“Just listening to these stories shows that our model is working but having a 26% Hispanic student body rate is not enough. Those numbers need to continue to rise,” Gonzales said. “I am immensely proud of the incredible students who volunteered to tell their stories in order to inspire future ASU students. They represent the best of our Latino students, a community that now totals more than 31,000 students enrolled.” 

Helios President and CEO Paul Luna also encouraged students who are still deciding on college to take the initiative and enroll at ASU. 

“Whatever your reasons are for holding back, you must know that ASU is the type of university that works with every student and all families to make sure they come out successful,” Luna said.

When asked if all their efforts were worth it, all 10 students were in agreement. 

“Claro que si,” they said. Translation: “Absolutely it was, yes!”

Top photo: Attendees watch the premiere of the "College Tour en Espanol" during a special event at ASU's West campus.

Veronica Sanchez

Director , Media Relations and Strategic Communications


College of Health Solutions professor selected to serve on prestigious government health care panel

October 2, 2023

Marisa Domino, professor at Arizona State University's College of Health Solutions, has been selected to serve on the Congressional Budget Office’s panel of health advisors.

The panel consists of experts in health policy and the health care sector tasked with helping the Congressional Budget Office (CBO) fulfill its mission of producing independent, nonpartisan analysis of economic and budgetary issues to support the congressional budget process. Portrait of College of Health Solutions Professor Marisa Domino. College of Health Solutions' Professor Marisa Domino will serve on a Congressional Budget Office's health panel. Download Full Image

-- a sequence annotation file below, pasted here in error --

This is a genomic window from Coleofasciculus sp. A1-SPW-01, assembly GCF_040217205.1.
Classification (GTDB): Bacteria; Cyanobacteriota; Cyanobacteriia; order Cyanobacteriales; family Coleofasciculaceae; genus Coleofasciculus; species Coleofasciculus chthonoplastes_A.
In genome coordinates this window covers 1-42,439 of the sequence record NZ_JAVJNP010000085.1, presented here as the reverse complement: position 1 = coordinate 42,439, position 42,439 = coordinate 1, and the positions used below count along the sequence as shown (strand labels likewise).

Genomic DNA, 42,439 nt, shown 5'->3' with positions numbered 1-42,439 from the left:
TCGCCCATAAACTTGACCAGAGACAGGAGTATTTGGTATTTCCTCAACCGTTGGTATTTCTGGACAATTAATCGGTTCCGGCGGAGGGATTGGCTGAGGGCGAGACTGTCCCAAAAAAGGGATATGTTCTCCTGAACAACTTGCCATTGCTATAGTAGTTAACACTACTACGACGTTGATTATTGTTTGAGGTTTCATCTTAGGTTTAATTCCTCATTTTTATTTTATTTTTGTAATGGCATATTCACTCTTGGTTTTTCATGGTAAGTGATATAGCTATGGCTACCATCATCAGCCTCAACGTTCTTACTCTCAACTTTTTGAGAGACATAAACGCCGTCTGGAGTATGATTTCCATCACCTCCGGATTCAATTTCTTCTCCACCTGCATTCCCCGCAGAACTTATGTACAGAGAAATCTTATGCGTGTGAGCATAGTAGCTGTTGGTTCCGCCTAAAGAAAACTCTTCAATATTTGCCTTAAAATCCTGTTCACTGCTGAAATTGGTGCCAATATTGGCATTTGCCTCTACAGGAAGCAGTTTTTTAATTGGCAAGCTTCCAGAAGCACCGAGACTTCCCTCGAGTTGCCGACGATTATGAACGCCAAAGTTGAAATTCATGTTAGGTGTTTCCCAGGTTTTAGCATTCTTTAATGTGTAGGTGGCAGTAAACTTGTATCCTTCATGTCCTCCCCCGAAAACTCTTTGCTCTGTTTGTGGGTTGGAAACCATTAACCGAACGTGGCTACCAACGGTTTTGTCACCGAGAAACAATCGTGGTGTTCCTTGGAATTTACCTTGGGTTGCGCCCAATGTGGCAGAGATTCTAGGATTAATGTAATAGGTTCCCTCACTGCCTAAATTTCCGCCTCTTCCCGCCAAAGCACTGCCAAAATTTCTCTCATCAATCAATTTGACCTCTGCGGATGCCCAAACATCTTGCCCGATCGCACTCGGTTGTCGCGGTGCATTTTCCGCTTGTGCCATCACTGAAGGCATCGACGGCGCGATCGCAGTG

Domino joined the College of Health Solutions last year as a professor and director of the Center for Health Information and Research (CHiR), Arizona’s first comprehensive health care data analytics repository of local health records. CHiR has served researchers and policymakers by processing big data sets since it was founded in 1999.

Domino said she was delighted to have been included on the panel. When the CBO initially approached Domino, she didn’t even realize she was being considered.

“I got a call that the CBO wanted to talk to me about some topics they’re interested in,” Domino said. “I met with the staff and talked about a number of things. They also asked for my suggestions about other important topics. I thought it was a one-time talk but a little while after that I got an invitation to be on their panel of health advisors.”

Domino recently participated in the panel’s annual meeting in Washington, D.C., where the CBO discusses topics it's working on. Members of the panel can also be consulted when Congress brings up new policies related to health and health care.

Domino, who grew up in Tucson, Arizona, earned a PhD in health economics at Johns Hopkins University and was a postdoctoral fellow at Harvard Medical School. 

Prior to coming to ASU, she spent 21 years at the University of North Carolina at Chapel Hill, where she was a professor of health economics and a research fellow at the Cecil G. Sheps Center for Health Services Research. She was also director of the center’s program on mental health and substance abuse services and systems, and led its mental health systems and services research training program.

Her areas of interest include mental health and substance use disorders and Medicaid policy. She said it will be an honor to have a chance to make an impact in those areas.

“I’ve spent my whole career trying to make sure the policies we make in health care are evidence-based and work well for people and families,” Domino said. “Being able to participate in informing some of the projects at the federal level through the CBO is a real honor. I was further humbled by the people who were in the room, who were some of the biggest thinkers in health policy today.”

Weldon B. Johnson

Communications Specialist, College of Health Solutions